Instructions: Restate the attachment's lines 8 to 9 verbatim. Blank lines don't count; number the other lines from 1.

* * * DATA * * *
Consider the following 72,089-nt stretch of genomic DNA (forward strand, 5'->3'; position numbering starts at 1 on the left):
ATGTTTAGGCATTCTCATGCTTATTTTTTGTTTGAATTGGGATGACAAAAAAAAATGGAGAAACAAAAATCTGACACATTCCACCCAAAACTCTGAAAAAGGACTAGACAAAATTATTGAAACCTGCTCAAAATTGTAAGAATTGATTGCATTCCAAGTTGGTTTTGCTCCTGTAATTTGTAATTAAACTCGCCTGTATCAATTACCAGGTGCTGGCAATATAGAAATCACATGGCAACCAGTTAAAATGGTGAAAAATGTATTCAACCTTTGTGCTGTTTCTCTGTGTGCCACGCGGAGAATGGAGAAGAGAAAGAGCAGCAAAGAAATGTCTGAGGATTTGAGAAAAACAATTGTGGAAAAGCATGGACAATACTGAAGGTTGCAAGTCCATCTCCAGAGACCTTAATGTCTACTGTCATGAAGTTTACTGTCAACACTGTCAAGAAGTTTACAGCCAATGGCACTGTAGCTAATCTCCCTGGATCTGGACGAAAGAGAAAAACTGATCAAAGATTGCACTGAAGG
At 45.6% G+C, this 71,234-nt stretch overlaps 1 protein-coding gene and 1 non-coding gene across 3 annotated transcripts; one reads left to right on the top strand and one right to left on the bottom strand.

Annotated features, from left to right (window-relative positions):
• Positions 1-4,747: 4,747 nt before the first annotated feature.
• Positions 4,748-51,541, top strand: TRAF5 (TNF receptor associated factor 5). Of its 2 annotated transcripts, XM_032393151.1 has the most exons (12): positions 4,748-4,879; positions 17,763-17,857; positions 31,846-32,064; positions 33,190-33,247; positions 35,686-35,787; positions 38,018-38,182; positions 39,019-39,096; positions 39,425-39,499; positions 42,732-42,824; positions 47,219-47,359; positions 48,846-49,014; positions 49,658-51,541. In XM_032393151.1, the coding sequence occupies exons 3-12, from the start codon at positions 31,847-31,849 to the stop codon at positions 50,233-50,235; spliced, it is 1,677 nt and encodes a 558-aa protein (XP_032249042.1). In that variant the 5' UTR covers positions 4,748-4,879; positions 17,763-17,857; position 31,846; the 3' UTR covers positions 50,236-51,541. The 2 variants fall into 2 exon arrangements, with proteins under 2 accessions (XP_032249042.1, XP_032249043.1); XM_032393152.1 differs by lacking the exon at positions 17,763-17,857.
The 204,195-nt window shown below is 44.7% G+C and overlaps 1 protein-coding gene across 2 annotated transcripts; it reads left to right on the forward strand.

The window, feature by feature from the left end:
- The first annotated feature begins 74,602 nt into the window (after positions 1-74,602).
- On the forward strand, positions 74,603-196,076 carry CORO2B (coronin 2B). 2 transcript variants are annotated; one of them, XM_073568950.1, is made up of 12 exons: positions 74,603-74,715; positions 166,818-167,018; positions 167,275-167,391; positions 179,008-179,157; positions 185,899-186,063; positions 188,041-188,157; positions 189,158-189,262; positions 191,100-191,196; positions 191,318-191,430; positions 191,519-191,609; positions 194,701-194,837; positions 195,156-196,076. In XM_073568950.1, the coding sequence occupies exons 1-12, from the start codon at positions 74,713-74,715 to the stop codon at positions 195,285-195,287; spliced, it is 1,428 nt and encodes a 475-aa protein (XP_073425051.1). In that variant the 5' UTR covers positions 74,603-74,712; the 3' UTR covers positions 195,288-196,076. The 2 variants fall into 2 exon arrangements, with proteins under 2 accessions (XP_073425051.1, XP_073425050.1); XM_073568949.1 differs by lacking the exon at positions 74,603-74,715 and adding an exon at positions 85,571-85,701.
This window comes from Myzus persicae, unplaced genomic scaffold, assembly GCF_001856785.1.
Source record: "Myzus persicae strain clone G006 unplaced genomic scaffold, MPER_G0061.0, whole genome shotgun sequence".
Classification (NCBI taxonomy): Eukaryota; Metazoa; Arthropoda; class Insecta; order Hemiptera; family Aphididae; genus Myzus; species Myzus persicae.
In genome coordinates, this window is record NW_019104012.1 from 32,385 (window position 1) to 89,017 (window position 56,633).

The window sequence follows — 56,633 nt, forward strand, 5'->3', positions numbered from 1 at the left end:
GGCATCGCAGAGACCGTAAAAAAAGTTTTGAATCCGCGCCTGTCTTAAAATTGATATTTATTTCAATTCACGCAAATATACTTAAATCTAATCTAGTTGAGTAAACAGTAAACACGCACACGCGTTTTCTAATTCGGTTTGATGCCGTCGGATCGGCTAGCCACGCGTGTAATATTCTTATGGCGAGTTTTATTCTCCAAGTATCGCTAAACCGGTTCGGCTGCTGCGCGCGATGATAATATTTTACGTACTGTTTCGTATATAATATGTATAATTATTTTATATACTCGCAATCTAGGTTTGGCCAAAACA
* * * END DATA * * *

The window, feature by feature from the left end:
- The first annotated feature begins 74,602 nt into the window (after positions 1-74,602).